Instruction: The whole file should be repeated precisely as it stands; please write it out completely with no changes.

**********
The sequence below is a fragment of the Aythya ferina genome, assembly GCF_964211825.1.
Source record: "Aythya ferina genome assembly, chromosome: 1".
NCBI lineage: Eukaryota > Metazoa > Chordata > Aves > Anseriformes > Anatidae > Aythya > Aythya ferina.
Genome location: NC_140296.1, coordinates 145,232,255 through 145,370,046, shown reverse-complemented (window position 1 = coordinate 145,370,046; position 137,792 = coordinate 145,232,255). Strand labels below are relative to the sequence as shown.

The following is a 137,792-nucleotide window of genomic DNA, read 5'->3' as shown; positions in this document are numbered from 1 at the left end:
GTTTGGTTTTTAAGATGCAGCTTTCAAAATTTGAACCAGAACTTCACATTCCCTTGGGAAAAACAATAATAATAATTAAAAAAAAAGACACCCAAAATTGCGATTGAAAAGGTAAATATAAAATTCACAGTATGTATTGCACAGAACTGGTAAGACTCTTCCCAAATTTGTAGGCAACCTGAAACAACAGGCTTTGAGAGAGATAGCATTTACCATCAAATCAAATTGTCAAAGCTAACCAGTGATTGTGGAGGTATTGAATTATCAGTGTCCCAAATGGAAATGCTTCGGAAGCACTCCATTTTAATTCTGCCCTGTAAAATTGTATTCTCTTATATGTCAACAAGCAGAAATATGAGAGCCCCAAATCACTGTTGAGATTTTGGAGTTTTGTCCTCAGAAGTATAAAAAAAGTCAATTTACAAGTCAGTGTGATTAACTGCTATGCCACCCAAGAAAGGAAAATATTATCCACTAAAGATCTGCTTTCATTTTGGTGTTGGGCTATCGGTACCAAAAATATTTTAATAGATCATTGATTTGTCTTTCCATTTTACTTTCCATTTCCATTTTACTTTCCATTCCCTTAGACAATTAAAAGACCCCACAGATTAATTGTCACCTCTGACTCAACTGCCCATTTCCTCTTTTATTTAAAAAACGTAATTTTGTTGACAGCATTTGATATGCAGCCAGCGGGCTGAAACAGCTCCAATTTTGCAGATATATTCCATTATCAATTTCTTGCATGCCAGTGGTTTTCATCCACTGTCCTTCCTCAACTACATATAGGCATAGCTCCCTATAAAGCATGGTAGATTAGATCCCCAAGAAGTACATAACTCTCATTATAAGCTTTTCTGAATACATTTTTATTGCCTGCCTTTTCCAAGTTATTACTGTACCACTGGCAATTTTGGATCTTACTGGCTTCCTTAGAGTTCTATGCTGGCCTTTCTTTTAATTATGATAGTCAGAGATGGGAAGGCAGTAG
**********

The sequence below is a fragment of the Aythya ferina genome, assembly GCF_964211825.1.
Source record: "Aythya ferina genome assembly, chromosome: 1".
NCBI lineage: Eukaryota > Metazoa > Chordata > Aves > Anseriformes > Anatidae > Aythya > Aythya ferina.
Genome location: NC_140296.1, coordinates 145,232,255 through 145,370,046, shown reverse-complemented (window position 1 = coordinate 145,370,046; position 137,792 = coordinate 145,232,255). Strand labels below are relative to the sequence as shown.

The following is a 137,792-nucleotide window of genomic DNA, read 5'->3' as shown; positions in this document are numbered from 1 at the left end:
GTTTGGTTTTTAAGATGCAGCTTTCAAAATTTGAACCAGAACTTCACATTCCCTTGGGAAAAACAATAATAATAATTAAAAAAAAAGACACCCAAAATTGCGATTGAAAAGGTAAATATAAAATTCACAGTATGTATTGCACAGAACTGGTAAGACTCTTCCCAAATTTGTAGGCAACCTGAAACAACAGGCTTTGAGAGAGATAGCATTTACCATCAAATCAAATTGTCAAAGCTAACCAGTGATTGTGGAGGTATTGAATTATCAGTGTCCCAAATGGAAATGCTTCGGAAGCACTCCATTTTAATTCTGCCCTGTAAAATTGTATTCTCTTATATGTCAACAAGCAGAAATATGAGAGCCCCAAATCACTGTTGAGATTTTGGAGTTTTGTCCTCAGAAGTATAAAAAAAGTCAATTTACAAGTCAGTGTGATTAACTGCTATGCCACCCAAGAAAGGAAAATATTATCCACTAAAGATCTGCTTTCATTTTGGTGTTGGGCTATCGGTACCAAAAATATTTTAATAGATCATTGATTTGTCTTTCCATTTTACTTTCCATTTCCATTTTACTTTCCATTCCCTTAGACAATTAAAAGACCCCACAGATTAATTGTCACCTCTGACTCAACTGCCCATTTCCTCTTTTATTTAAAAAACGTAATTTTGTTGACAGCATTTGATATGCAGCCAGCGGGCTGAAACAGCTCCAATTTTGCAGATATATTCCATTATCAATTTCTTGCATGCCAGTGGTTTTCATCCACTGTCCTTCCTCAACTACATATAGGCATAGCTCCCTATAAAGCATGGTAGATTAGATCCCCAAGAAGTACATAACTCTCATTATAAGCTTTTCTGAATACATTTTTATTGCCTGCCTTTTCCAAGTTATTACTGTACCACTGGCAATTTTGGATCTTACTGGCTTCCTTAGAGTTCTATGCTGGCCTTTCTTTTAATTATGATAGTCAGAGATGGGAAGGCAGTAG